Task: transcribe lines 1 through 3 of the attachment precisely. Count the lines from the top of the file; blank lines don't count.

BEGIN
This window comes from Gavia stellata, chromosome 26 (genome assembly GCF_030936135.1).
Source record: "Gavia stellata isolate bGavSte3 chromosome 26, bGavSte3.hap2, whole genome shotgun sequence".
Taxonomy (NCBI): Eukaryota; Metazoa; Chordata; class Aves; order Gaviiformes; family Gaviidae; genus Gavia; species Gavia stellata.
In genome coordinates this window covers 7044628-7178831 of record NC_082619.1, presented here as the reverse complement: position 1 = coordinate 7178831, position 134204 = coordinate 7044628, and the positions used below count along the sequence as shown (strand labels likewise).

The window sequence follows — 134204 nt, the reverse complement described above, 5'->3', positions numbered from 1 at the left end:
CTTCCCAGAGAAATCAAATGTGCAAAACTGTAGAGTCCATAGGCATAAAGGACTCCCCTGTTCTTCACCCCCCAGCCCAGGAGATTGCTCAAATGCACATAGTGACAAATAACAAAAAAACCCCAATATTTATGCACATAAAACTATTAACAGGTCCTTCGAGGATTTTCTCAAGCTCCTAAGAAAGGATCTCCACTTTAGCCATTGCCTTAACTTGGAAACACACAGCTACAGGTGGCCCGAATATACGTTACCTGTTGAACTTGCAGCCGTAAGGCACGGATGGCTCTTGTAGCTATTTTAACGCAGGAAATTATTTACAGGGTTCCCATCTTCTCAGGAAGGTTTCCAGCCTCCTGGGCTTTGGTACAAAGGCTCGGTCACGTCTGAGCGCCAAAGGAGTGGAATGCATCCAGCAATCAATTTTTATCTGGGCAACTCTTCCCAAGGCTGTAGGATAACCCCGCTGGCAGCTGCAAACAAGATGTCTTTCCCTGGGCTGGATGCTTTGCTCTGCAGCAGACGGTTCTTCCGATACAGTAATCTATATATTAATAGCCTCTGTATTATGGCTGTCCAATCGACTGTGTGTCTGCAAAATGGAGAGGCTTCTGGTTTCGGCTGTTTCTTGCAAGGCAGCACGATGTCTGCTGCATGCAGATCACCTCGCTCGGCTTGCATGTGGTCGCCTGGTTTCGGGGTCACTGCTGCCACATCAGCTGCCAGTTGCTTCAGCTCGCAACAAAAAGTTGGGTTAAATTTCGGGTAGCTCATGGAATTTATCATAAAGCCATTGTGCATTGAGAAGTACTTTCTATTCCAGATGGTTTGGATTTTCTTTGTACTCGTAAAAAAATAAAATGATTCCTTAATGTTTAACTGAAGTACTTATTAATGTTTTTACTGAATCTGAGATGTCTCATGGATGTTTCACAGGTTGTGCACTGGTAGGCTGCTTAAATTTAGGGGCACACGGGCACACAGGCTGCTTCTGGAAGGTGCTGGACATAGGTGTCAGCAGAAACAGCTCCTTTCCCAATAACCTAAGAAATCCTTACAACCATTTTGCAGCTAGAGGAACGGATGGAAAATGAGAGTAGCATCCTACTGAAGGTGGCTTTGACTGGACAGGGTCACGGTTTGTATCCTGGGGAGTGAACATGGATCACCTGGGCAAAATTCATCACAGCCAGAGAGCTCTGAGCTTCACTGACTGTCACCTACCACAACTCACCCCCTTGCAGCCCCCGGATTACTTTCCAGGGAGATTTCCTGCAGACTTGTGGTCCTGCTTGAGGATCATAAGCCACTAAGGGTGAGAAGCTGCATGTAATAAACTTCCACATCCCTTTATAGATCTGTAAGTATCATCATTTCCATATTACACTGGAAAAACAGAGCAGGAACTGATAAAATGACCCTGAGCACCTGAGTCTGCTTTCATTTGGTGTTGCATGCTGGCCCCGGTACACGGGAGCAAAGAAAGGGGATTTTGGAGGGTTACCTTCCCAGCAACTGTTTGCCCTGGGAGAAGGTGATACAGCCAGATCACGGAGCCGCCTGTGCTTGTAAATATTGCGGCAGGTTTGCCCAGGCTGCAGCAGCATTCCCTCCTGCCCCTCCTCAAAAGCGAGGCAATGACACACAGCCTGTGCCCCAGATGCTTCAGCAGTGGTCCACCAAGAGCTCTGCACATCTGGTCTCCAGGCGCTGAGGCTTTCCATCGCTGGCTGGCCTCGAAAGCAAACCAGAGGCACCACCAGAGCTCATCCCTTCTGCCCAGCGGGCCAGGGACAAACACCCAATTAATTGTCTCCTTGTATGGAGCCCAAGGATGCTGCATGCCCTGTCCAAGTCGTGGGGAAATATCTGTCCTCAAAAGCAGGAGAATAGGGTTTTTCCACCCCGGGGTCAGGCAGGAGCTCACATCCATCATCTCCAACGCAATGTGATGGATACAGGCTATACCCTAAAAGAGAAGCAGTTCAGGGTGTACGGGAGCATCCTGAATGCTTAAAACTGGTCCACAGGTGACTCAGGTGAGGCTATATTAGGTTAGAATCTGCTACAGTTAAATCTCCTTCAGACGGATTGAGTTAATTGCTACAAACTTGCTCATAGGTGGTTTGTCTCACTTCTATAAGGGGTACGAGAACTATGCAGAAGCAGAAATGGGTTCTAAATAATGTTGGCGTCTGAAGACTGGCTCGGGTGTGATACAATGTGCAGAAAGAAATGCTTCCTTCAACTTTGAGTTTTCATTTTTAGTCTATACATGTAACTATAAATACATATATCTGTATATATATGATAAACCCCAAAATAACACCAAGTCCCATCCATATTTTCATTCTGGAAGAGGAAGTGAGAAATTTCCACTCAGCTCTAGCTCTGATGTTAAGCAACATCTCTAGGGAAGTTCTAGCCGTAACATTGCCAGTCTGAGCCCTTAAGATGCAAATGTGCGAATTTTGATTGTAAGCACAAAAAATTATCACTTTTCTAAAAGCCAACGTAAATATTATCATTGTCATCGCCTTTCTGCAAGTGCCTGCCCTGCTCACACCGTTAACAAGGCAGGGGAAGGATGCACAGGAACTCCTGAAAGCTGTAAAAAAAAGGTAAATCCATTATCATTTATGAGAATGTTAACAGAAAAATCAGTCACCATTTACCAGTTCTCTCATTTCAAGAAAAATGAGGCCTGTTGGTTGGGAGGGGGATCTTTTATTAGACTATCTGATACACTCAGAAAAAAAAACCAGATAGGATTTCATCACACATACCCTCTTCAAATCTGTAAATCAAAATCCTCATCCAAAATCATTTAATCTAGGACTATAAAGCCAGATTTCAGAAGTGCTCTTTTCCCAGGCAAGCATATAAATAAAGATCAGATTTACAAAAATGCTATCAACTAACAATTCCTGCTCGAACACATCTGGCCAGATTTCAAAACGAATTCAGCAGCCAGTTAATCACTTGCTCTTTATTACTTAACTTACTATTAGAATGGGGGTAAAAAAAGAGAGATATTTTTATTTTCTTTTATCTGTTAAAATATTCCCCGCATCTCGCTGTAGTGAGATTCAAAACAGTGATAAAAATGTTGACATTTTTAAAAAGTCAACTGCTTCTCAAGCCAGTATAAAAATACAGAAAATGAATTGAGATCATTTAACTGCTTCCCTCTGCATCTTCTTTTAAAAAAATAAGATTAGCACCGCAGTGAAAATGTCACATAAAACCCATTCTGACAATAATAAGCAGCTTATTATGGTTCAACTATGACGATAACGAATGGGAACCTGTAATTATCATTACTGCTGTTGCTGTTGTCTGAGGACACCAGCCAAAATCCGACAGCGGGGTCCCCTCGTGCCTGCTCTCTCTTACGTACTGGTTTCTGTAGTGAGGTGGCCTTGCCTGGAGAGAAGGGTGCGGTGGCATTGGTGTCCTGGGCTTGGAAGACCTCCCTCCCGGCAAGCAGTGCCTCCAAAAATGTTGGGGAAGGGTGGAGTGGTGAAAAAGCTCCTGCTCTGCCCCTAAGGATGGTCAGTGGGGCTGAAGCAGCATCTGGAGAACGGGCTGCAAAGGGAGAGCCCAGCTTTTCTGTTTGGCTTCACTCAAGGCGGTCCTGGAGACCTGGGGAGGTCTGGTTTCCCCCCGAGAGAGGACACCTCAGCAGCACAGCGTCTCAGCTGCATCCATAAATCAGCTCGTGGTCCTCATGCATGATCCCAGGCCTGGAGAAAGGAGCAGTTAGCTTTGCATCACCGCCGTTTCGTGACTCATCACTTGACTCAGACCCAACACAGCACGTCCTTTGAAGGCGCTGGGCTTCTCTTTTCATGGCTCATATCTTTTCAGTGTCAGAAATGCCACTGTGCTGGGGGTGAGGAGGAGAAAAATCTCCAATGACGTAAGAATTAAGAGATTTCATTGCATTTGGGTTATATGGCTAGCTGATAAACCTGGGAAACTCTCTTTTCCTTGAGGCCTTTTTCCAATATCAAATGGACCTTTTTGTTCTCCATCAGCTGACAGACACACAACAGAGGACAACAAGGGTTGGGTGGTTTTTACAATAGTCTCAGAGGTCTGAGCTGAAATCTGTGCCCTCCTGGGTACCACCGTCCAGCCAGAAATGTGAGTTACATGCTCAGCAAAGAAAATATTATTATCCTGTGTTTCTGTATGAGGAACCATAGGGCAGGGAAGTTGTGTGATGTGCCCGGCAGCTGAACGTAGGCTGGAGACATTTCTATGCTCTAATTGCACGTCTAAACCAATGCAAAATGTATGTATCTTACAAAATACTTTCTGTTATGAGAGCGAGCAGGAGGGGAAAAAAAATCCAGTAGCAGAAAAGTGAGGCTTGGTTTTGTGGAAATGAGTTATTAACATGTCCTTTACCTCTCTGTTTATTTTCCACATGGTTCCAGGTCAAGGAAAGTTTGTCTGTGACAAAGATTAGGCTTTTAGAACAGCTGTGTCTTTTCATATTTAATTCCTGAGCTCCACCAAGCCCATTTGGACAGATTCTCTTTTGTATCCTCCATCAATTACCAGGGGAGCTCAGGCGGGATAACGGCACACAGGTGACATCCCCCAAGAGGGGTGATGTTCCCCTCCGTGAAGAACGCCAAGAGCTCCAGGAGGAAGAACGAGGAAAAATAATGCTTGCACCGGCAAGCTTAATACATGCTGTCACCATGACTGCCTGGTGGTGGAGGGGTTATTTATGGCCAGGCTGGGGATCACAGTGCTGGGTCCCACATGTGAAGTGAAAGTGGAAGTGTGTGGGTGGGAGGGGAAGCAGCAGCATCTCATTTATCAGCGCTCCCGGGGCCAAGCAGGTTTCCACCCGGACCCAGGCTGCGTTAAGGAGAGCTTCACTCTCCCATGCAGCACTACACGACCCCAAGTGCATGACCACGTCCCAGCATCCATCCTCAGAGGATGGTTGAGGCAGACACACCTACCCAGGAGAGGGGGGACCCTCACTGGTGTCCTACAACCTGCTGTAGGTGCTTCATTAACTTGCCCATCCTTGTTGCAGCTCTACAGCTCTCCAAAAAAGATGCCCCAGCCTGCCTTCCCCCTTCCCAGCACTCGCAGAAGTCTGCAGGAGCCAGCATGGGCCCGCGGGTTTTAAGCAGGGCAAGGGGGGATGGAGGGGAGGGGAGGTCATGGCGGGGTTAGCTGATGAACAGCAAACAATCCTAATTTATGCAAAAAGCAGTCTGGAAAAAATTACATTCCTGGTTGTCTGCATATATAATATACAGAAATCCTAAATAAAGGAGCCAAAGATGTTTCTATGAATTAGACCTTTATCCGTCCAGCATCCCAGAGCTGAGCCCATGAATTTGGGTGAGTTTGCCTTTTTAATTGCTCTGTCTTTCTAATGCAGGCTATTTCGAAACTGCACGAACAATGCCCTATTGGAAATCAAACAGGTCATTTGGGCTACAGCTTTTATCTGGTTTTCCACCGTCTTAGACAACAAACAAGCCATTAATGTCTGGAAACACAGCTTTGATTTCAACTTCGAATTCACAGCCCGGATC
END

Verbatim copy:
This window comes from Gavia stellata, chromosome 26 (genome assembly GCF_030936135.1).
Source record: "Gavia stellata isolate bGavSte3 chromosome 26, bGavSte3.hap2, whole genome shotgun sequence".
Taxonomy (NCBI): Eukaryota; Metazoa; Chordata; class Aves; order Gaviiformes; family Gaviidae; genus Gavia; species Gavia stellata.